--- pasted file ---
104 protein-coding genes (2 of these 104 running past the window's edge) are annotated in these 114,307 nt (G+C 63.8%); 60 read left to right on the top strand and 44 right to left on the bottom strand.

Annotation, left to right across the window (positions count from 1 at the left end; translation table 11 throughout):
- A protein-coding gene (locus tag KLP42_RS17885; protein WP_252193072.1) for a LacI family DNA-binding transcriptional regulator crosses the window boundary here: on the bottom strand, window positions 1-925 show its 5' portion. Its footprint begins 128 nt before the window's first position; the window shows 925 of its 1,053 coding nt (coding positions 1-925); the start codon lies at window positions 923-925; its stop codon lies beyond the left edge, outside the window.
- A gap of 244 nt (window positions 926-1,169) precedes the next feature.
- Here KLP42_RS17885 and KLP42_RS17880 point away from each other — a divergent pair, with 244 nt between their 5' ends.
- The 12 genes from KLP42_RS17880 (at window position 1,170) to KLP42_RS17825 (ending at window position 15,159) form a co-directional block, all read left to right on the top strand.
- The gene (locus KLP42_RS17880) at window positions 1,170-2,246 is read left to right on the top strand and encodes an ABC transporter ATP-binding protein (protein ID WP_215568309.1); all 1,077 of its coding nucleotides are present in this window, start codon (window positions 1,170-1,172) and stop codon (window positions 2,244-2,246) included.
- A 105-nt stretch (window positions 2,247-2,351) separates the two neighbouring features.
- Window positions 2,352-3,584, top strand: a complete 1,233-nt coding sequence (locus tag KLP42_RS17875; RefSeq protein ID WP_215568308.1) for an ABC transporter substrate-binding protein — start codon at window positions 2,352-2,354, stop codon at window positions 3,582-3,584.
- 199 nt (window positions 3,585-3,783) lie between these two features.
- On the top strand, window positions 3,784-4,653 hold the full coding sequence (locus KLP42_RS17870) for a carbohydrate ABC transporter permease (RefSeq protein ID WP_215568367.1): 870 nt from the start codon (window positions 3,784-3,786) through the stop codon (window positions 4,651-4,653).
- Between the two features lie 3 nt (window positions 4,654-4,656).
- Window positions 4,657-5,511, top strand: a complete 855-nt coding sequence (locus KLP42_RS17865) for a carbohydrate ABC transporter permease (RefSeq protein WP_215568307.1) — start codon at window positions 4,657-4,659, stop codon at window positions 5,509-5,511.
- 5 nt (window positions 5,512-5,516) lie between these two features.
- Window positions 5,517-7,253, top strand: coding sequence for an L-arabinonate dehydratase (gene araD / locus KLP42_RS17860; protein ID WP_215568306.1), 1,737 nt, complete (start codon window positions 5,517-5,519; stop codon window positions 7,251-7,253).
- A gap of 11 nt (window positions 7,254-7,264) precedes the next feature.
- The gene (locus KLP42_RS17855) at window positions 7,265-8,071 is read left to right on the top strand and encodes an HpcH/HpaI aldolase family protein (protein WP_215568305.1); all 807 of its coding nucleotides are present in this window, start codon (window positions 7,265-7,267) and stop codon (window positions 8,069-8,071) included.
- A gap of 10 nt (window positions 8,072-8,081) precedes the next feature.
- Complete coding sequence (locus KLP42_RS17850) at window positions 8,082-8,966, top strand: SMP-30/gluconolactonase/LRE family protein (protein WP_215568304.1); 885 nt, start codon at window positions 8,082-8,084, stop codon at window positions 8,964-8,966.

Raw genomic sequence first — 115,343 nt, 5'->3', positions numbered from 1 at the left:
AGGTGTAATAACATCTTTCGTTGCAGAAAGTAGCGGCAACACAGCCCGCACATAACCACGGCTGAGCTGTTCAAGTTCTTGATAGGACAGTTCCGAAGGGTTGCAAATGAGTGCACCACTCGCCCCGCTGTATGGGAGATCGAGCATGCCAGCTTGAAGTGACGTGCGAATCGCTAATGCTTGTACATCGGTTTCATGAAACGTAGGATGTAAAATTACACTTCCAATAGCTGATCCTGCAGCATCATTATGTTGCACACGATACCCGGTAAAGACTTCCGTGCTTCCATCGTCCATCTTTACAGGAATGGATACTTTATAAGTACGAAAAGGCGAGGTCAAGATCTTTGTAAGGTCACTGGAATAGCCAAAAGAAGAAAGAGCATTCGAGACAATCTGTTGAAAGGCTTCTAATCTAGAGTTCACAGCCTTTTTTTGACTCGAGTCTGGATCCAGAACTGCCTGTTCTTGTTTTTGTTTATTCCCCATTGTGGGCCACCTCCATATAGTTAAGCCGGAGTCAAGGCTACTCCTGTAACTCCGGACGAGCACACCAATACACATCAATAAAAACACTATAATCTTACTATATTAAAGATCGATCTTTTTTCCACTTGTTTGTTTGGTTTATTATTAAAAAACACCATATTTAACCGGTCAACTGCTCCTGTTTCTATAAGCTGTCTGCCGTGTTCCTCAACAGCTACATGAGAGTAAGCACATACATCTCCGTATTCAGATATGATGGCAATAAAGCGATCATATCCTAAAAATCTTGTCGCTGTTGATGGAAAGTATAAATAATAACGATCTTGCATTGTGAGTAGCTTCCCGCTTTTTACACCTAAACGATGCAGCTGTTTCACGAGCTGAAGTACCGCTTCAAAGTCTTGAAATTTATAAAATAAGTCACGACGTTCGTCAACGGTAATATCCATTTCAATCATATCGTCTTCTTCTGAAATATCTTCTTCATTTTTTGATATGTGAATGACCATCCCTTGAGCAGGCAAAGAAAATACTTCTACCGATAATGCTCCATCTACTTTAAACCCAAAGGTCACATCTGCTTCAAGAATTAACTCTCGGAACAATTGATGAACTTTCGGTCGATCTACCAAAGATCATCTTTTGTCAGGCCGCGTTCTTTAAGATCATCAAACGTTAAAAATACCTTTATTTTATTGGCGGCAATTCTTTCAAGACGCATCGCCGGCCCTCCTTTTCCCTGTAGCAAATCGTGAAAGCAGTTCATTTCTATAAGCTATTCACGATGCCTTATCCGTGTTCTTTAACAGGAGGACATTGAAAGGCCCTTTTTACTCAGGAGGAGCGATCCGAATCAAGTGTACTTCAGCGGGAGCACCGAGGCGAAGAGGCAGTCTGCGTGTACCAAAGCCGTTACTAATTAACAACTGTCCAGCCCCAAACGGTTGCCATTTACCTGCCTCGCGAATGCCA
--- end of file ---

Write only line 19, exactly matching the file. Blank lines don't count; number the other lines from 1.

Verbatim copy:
- Complete coding sequence (locus KLP42_RS17850) at window positions 8,082-8,966, top strand: SMP-30/gluconolactonase/LRE family protein (protein WP_215568304.1); 885 nt, start codon at window positions 8,082-8,084, stop codon at window positions 8,964-8,966.